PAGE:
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Sept. 15/Things Creole: Material Cultures of Interaction in the Early American S

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  • Jamie Brandon
    From H-NET List for Southern History [H-SOUTH@H-NET.MSU.EDU]; on behalf of; Herr, David [herrdf@sapc.edu] Omohundro Institute of Early American History and
    Message 1 of 1 , Sep 1, 2006
      From H-NET List for Southern History [H-SOUTH@...]; on
      behalf of; Herr, David [herrdf@...]

      Omohundro Institute of Early American History and Culture and
      Society of Early Americanists Conference -- Williamsburg, Va. June 7-
      10

      For more information see:
      <http://www.wm.edu/oieahc/conferences/13thannual/panel_list.cfm>

      Session: Things Creole: Material Cultures of Interaction in the
      Early American South and Greater Caribbean

      Processes of cultural interchange have commanded much attention
      among scholars of the American South and the Greater Caribbean in
      the last two decades. To date, most work has been produced by
      historians focusing on language, food, dress, and social relations,
      often exploring the interactions between dominant and enslaved
      communities.

      Some of the best work has demonstrated that cultural exchange is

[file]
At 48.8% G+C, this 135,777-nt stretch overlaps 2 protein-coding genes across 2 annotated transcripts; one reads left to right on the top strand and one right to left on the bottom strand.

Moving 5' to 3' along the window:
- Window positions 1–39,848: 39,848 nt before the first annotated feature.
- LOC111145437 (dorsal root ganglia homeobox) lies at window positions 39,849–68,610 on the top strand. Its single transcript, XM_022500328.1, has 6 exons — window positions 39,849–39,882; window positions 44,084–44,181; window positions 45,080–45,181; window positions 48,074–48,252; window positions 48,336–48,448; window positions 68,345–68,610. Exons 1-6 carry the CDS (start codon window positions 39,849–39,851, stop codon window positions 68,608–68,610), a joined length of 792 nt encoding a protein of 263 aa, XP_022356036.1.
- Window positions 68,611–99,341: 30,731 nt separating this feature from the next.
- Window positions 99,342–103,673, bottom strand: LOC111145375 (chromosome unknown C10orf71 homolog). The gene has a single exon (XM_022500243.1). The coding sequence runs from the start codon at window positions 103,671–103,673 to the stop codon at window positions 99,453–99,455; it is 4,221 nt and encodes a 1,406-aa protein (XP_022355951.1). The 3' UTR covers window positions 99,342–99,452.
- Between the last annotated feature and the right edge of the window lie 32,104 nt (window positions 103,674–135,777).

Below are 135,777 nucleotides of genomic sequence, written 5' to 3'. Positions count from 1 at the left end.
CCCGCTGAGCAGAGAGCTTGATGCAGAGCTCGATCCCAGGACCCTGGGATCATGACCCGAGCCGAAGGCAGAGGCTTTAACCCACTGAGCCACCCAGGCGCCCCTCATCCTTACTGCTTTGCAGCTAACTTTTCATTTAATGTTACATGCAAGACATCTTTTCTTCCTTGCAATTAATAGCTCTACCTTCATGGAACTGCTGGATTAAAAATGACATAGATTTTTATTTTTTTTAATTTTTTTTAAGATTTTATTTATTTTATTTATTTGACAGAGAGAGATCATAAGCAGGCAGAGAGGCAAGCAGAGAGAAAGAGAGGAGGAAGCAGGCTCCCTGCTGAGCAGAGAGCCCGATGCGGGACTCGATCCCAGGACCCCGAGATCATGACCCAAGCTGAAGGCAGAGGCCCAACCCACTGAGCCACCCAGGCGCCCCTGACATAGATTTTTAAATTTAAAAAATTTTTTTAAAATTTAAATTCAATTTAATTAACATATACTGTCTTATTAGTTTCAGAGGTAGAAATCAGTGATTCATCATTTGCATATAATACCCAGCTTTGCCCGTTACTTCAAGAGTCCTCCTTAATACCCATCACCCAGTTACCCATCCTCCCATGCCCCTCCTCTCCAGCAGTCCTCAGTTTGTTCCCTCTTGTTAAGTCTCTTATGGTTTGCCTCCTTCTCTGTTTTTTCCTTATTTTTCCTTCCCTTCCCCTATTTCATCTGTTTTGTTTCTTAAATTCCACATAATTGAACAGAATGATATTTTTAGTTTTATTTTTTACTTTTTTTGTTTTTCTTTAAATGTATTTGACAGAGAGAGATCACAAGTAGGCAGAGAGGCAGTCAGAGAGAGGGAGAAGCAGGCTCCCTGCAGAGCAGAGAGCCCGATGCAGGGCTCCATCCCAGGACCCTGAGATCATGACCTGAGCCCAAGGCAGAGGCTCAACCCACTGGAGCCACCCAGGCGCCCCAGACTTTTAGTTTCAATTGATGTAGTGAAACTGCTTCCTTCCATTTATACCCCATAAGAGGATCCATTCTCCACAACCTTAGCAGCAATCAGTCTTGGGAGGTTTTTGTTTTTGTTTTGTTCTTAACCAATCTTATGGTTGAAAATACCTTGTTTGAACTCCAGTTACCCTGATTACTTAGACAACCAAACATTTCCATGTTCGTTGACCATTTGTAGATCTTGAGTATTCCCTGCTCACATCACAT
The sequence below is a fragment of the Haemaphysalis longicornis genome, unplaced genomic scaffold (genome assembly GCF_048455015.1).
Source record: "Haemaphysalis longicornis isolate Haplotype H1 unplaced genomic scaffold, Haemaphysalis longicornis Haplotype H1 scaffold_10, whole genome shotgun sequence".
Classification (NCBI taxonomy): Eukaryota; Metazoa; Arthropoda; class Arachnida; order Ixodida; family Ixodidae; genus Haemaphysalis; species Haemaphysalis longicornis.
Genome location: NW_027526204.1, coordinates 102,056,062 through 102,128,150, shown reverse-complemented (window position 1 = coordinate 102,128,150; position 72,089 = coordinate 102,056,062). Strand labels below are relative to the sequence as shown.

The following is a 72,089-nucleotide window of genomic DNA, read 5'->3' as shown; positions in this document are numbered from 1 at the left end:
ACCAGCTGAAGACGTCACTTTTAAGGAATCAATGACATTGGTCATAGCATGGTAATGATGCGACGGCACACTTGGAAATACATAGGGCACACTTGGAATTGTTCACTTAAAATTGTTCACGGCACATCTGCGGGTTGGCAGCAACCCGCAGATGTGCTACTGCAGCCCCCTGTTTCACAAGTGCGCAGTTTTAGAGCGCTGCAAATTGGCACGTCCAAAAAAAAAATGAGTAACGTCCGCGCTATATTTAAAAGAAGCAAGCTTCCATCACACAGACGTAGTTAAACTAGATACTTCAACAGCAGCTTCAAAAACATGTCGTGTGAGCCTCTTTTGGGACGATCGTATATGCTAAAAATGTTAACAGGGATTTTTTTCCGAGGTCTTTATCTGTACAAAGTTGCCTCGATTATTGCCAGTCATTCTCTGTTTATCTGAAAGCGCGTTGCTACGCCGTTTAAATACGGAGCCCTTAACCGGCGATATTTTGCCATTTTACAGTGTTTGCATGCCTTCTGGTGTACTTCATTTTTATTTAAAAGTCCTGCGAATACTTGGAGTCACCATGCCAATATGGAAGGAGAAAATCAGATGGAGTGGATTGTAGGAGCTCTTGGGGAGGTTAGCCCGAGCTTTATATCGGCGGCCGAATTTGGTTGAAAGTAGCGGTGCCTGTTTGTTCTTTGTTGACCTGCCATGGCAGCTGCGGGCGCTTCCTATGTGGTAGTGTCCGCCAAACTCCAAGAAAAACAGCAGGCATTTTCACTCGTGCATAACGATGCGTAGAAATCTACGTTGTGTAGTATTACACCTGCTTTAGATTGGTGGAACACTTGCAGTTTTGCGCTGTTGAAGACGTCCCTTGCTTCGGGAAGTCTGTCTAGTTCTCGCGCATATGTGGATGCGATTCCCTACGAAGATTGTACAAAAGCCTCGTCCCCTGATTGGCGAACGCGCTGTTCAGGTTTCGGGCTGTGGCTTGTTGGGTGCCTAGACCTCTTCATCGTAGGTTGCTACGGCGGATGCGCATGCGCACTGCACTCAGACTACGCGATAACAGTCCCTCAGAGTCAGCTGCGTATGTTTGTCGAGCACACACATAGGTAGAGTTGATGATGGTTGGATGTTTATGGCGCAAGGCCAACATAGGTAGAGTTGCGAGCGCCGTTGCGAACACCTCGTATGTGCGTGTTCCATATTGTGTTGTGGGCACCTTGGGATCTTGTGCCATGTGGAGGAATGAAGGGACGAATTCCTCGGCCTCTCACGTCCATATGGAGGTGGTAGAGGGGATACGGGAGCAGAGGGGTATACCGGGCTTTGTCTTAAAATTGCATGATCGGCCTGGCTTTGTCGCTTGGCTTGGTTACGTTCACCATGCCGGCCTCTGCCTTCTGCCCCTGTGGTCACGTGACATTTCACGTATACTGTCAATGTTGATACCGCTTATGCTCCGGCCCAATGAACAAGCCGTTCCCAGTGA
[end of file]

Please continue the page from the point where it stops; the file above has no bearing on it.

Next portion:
always complex, usually transforming both cultures. Unfortunately,
      little of that work has depended on the evidence offered by
      artifacts. This panel seeks to expand the discourse by drawing
      together papers that explore the material evidence of creolization,
      acculturation, or resistance to these processes. The organizers are
      interested in papers that enlist as evidence any aspect of the
      material past--from archaeological evidence to foodways, vernacular
      buildings to sites of public ritual. Papers should be drawn from the
      long 18th century from anywhere in the broad geographic region
      defined as the Chesapeake, the Lowcountry, or the Greater Caribbean.
      Projects might address issues of exchange between enslaved and
      enslaving peoples, but might also examine the interchanges between
      European communities (e.g. Germans and English in North Carolina,
      English and French on St. Kitts, French and Spanish in New Orleans)
      or the interchanges between Europeans and Native Americans.

      Organizers: Maurie McInnis and Louis Nelson

      Send one-page summary and short cv to:
      Maurie McInnis (mcinnis@...) by Sept. 15
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